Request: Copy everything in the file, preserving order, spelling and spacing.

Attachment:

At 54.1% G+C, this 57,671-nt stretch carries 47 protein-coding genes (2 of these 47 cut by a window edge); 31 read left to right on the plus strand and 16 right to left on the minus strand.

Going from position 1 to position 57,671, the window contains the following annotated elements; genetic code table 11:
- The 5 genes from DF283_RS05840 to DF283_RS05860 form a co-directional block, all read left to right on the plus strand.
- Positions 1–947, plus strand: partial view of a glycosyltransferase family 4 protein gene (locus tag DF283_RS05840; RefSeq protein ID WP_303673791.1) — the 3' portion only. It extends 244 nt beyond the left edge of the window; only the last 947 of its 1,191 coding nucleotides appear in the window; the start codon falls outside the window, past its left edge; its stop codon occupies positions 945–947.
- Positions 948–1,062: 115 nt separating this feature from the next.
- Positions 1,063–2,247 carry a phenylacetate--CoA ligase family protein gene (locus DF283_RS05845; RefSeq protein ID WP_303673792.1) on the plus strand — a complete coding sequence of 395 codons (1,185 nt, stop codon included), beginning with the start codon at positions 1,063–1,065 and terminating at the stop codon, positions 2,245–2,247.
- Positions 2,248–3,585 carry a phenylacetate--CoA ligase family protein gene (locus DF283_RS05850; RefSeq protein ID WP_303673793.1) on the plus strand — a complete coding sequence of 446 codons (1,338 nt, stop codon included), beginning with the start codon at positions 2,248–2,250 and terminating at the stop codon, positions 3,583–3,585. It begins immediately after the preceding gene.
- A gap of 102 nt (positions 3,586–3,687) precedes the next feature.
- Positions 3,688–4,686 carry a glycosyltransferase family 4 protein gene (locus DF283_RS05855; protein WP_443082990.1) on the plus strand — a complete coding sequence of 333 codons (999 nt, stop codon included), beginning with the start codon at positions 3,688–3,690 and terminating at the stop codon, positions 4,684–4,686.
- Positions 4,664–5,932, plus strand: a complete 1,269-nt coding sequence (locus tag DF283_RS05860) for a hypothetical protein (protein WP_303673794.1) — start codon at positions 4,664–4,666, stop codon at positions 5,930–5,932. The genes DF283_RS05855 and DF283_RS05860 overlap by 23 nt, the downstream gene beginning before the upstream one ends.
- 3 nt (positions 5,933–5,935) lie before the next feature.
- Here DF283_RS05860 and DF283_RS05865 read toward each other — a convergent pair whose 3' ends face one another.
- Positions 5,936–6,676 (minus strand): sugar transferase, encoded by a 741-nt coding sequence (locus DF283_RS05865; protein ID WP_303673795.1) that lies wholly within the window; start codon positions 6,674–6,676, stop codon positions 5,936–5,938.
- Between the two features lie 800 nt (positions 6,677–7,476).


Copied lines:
At 54.1% G+C, this 57,671-nt stretch carries 47 protein-coding genes (2 of these 47 cut by a window edge); 31 read left to right on the plus strand and 16 right to left on the minus strand.

Going from position 1 to position 57,671, the window contains the following annotated elements; genetic code table 11:
- The 5 genes from DF283_RS05840 to DF283_RS05860 form a co-directional block, all read left to right on the plus strand.
- Positions 1–947, plus strand: partial view of a glycosyltransferase family 4 protein gene (locus tag DF283_RS05840; RefSeq protein ID WP_303673791.1) — the 3' portion only. It extends 244 nt beyond the left edge of the window; only the last 947 of its 1,191 coding nucleotides appear in the window; the start codon falls outside the window, past its left edge; its stop codon occupies positions 945–947.
- Positions 948–1,062: 115 nt separating this feature from the next.
- Positions 1,063–2,247 carry a phenylacetate--CoA ligase family protein gene (locus DF283_RS05845; RefSeq protein ID WP_303673792.1) on the plus strand — a complete coding sequence of 395 codons (1,185 nt, stop codon included), beginning with the start codon at positions 1,063–1,065 and terminating at the stop codon, positions 2,245–2,247.
- Positions 2,248–3,585 carry a phenylacetate--CoA ligase family protein gene (locus DF283_RS05850; RefSeq protein ID WP_303673793.1) on the plus strand — a complete coding sequence of 446 codons (1,338 nt, stop codon included), beginning with the start codon at positions 2,248–2,250 and terminating at the stop codon, positions 3,583–3,585. It begins immediately after the preceding gene.
- A gap of 102 nt (positions 3,586–3,687) precedes the next feature.
- Positions 3,688–4,686 carry a glycosyltransferase family 4 protein gene (locus DF283_RS05855; protein WP_443082990.1) on the plus strand — a complete coding sequence of 333 codons (999 nt, stop codon included), beginning with the start codon at positions 3,688–3,690 and terminating at the stop codon, positions 4,684–4,686.
- Positions 4,664–5,932, plus strand: a complete 1,269-nt coding sequence (locus tag DF283_RS05860) for a hypothetical protein (protein WP_303673794.1) — start codon at positions 4,664–4,666, stop codon at positions 5,930–5,932. The genes DF283_RS05855 and DF283_RS05860 overlap by 23 nt, the downstream gene beginning before the upstream one ends.
- 3 nt (positions 5,933–5,935) lie before the next feature.
- Here DF283_RS05860 and DF283_RS05865 read toward each other — a convergent pair whose 3' ends face one another.
- Positions 5,936–6,676 (minus strand): sugar transferase, encoded by a 741-nt coding sequence (locus DF283_RS05865; protein ID WP_303673795.1) that lies wholly within the window; start codon positions 6,674–6,676, stop codon positions 5,936–5,938.
- Between the two features lie 800 nt (positions 6,677–7,476).